I use this blog as a soap box to preach (ahem... to talk :-) about subjects that interest me.

Tuesday, December 20, 2011

Lacing Shoes

Almost one and a half years ago, I posted an article about how to fold toilet paper (Toilet paper woes).  Today, I would like to write about another simple task that often doesn't receive much attention (except by me, that is): how to lace shoes.

After deciding to write about this neglected subject, I discovered a great website entirely dedicated to the different techniques for lacing up shoes: Ian's Shoelace Site.  Very thorough a professional.

Perhaps not surprisingly, the discovery of Ian's site didn't deter me from writing here my reflections on the subject.  Ian shows diagrams for 36 different ways to lace shoes, but I will concentrate on the three methods that, as far as I can see, are used by the vast majority of people.

Here is the first method, in which one side of the lace spirals through all eyelets and the other side goes through to one of the two top holes:

The advantage of this method is that, if the two sides can come close together, the loops are parallel to each other.  This appeals to many, and I have often found that this method is applied by salespeople.  Perhaps they do it because, with this method, you don't need to count holes.

I hate this method.  After a while, it tends to skew the holes, as one of the bottom ones is strongly pulled towards the top.  It is also somewhat more difficult to open up the shoe, and the side of the lace that loops through tends to remain loose in the middle.  Besides, I like symmetry.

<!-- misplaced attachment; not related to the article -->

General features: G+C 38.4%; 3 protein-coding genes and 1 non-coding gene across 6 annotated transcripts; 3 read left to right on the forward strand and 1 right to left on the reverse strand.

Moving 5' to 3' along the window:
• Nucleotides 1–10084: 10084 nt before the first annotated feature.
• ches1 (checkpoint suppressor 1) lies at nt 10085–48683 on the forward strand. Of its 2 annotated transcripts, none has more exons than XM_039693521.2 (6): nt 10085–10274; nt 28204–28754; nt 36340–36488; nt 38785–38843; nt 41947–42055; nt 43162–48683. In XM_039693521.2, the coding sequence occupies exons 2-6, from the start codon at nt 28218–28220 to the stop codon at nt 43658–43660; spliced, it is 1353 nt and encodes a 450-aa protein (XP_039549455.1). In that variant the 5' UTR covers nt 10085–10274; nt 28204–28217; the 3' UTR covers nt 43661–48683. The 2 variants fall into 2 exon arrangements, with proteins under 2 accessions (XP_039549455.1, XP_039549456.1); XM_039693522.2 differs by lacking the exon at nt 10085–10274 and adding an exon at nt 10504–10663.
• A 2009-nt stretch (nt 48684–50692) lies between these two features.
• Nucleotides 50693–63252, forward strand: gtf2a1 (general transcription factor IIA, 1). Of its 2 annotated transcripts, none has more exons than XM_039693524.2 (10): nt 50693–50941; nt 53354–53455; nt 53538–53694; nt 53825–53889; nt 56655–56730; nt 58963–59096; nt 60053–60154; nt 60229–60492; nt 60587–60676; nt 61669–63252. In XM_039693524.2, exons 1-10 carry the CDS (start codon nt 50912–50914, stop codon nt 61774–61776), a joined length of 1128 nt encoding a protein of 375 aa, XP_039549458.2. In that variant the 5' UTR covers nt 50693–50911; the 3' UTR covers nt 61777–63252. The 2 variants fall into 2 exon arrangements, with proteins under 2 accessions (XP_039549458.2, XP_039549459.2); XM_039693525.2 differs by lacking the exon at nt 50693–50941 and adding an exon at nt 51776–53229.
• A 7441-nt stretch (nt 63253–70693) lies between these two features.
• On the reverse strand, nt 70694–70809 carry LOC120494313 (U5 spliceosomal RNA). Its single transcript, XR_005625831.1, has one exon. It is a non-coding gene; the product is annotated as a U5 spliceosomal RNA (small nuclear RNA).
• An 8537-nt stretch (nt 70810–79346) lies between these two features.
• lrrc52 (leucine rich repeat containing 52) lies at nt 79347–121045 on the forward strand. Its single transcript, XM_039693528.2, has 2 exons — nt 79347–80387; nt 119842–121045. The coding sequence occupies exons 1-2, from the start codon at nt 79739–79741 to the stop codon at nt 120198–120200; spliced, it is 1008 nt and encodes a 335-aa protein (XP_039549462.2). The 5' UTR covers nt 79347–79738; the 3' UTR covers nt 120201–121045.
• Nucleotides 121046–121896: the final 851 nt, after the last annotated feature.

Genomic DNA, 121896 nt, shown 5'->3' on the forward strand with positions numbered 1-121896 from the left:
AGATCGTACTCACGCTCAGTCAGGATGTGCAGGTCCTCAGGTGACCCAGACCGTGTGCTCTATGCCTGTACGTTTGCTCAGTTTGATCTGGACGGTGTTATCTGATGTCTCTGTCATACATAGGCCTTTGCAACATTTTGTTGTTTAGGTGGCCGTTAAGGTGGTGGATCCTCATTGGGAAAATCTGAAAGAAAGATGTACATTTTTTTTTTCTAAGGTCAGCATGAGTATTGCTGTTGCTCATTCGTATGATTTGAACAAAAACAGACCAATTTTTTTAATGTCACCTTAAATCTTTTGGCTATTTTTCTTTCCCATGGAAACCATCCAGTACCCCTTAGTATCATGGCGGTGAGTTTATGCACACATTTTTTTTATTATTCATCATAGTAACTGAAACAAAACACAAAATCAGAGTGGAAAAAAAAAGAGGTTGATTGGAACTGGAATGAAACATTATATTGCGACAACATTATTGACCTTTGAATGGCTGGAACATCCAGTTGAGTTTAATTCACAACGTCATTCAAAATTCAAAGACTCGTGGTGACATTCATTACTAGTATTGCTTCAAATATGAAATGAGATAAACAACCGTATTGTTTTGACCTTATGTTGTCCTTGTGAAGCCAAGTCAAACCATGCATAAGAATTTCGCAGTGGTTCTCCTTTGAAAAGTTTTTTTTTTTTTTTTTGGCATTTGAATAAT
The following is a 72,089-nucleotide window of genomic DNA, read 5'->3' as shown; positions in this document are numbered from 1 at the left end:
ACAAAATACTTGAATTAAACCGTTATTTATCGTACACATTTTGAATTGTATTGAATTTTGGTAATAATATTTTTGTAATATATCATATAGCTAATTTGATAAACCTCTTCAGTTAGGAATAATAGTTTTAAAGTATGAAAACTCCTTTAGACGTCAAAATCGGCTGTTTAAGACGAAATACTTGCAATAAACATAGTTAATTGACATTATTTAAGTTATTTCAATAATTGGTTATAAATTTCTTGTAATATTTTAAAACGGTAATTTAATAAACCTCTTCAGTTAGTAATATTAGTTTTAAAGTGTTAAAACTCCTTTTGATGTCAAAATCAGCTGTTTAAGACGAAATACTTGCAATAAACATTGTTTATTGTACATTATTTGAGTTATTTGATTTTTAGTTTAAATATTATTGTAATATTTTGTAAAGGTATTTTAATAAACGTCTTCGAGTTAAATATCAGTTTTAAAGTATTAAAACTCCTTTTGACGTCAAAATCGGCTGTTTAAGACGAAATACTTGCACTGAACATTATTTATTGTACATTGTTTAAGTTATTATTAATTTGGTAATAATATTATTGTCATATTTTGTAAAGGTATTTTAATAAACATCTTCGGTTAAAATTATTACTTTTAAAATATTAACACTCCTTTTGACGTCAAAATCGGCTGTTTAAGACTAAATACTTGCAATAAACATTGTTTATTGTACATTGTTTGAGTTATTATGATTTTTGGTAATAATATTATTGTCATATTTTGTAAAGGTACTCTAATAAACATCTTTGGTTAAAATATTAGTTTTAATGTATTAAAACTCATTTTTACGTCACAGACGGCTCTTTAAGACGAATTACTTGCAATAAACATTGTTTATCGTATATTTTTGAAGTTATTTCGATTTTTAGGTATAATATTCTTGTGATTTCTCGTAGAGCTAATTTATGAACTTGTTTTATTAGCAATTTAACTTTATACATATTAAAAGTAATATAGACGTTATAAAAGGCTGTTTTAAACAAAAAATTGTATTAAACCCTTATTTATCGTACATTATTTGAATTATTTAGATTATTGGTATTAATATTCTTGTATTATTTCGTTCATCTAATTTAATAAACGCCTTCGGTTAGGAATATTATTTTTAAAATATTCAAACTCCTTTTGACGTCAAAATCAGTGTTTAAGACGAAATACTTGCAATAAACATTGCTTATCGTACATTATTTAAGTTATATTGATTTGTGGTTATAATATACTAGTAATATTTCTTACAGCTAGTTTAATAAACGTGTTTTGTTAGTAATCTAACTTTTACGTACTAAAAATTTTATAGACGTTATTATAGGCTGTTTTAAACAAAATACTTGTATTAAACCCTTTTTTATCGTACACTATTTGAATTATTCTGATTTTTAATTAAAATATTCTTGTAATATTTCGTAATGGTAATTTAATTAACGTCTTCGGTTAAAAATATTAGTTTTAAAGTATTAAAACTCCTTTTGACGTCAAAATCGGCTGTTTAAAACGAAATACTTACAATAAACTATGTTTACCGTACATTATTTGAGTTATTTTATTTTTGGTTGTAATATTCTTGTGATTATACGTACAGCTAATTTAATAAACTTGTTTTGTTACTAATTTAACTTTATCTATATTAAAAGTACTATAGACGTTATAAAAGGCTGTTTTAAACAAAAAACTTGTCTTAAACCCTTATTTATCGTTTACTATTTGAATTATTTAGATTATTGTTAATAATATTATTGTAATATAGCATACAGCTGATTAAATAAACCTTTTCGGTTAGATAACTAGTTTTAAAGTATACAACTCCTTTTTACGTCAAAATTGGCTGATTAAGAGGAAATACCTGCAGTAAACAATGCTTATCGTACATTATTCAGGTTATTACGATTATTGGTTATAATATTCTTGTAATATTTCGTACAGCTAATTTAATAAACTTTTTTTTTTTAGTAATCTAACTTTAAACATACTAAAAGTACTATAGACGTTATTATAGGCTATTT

One variation of this method is as follows:

As you can see, both sides loop through each second pair of holes.  The loops remain parallel in front, while the skewing effect is significantly reduced.  But I still don't like it, because it remains asymmetrical and (don't ask me why) somewhat unnatural.

The third method I would like to show you is completely symmetrical.  Here it is:

In the example shown, the lace always go through the eyelets from the outside to the inside.  This is in fact a variation of the most common technique, in which the lace starts from the inside and always go through from the inside to the outside.  The result is a zip-like pattern that is quite pleasing.  Like in the previous cases, it doesn't require you to count the holes.  But it has two disadvantages.  The first one is that you cannot bring the two sides of the shoe completely together.  It is not a problem in the example, but I had sometimes shoes in which the two sides even overlapped.  The second disadvantage is that the two sides of the lace rub against each other, thereby making it somewhat more difficult to open and close the shoe.

The final method is the one that I consistently use.  Although, for the best effect, it requires you to count the holes (in, out, in, ...), it represents in my opinion the most pleasing solution in terms of symmetry, low friction, and applicability.

It is also nice to see the Xs formed by the laces inside.  Or not?

No comments:

Post a Comment